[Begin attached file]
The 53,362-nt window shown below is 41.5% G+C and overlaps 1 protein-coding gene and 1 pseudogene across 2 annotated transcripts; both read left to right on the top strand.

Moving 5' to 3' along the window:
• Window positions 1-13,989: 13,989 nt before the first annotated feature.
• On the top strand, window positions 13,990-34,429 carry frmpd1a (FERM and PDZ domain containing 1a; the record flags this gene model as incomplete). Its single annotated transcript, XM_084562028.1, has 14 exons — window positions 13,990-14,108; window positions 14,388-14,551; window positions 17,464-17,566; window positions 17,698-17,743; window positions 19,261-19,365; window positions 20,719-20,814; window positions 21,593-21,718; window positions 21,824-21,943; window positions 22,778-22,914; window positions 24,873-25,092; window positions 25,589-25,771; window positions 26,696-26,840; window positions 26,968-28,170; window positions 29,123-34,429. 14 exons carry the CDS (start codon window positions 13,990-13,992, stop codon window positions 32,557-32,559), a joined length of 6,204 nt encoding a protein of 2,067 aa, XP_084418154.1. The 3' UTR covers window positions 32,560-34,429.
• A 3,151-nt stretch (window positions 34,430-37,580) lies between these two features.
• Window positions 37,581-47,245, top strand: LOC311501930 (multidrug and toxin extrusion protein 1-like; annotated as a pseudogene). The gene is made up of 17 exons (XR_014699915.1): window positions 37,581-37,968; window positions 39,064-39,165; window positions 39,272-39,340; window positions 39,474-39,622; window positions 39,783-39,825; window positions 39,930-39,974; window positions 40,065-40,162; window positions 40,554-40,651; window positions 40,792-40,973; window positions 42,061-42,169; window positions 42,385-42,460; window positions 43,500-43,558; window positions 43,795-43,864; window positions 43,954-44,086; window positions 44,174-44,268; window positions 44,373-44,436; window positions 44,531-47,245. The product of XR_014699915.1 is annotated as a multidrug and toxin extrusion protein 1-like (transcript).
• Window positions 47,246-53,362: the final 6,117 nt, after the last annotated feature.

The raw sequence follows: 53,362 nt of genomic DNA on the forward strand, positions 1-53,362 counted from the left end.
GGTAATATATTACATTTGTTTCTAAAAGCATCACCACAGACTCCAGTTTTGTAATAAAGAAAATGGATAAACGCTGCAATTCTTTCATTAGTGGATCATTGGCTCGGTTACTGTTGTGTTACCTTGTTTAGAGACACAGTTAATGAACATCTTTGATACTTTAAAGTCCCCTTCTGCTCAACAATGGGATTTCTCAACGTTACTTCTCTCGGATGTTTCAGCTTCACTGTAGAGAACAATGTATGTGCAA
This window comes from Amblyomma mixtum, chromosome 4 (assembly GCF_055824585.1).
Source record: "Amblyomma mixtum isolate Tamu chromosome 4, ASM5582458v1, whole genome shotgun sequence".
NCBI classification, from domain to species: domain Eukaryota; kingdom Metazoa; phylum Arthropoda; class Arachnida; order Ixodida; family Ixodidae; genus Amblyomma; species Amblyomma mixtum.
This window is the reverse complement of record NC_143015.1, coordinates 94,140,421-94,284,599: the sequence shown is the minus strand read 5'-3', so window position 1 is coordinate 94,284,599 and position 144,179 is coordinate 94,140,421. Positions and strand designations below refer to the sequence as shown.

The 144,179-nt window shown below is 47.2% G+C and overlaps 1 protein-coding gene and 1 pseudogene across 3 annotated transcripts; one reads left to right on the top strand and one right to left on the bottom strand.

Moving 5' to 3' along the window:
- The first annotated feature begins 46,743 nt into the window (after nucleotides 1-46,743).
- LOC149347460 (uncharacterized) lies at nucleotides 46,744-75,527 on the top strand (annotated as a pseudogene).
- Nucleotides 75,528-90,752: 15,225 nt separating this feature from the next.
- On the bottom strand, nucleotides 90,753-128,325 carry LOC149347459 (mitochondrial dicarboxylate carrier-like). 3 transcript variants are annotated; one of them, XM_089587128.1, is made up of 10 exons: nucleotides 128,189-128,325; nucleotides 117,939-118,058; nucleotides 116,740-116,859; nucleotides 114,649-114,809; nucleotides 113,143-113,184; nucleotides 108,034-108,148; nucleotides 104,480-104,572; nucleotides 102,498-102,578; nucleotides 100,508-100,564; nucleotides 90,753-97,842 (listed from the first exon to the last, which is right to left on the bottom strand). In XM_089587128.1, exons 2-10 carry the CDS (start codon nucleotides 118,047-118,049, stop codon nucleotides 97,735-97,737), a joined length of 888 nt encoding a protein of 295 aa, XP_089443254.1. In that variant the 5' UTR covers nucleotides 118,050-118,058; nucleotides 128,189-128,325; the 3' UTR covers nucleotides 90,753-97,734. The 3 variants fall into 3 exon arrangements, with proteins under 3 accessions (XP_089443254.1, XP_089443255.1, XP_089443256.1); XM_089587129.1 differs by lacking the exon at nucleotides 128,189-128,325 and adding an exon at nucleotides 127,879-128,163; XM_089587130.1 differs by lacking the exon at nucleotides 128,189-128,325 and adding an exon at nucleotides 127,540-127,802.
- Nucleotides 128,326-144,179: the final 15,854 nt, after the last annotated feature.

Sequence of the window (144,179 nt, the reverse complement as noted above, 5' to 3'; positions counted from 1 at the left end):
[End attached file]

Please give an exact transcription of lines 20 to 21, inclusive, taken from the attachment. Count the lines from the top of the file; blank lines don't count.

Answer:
- Nucleotides 128,326-144,179: the final 15,854 nt, after the last annotated feature.

Sequence of the window (144,179 nt, the reverse complement as noted above, 5' to 3'; positions counted from 1 at the left end):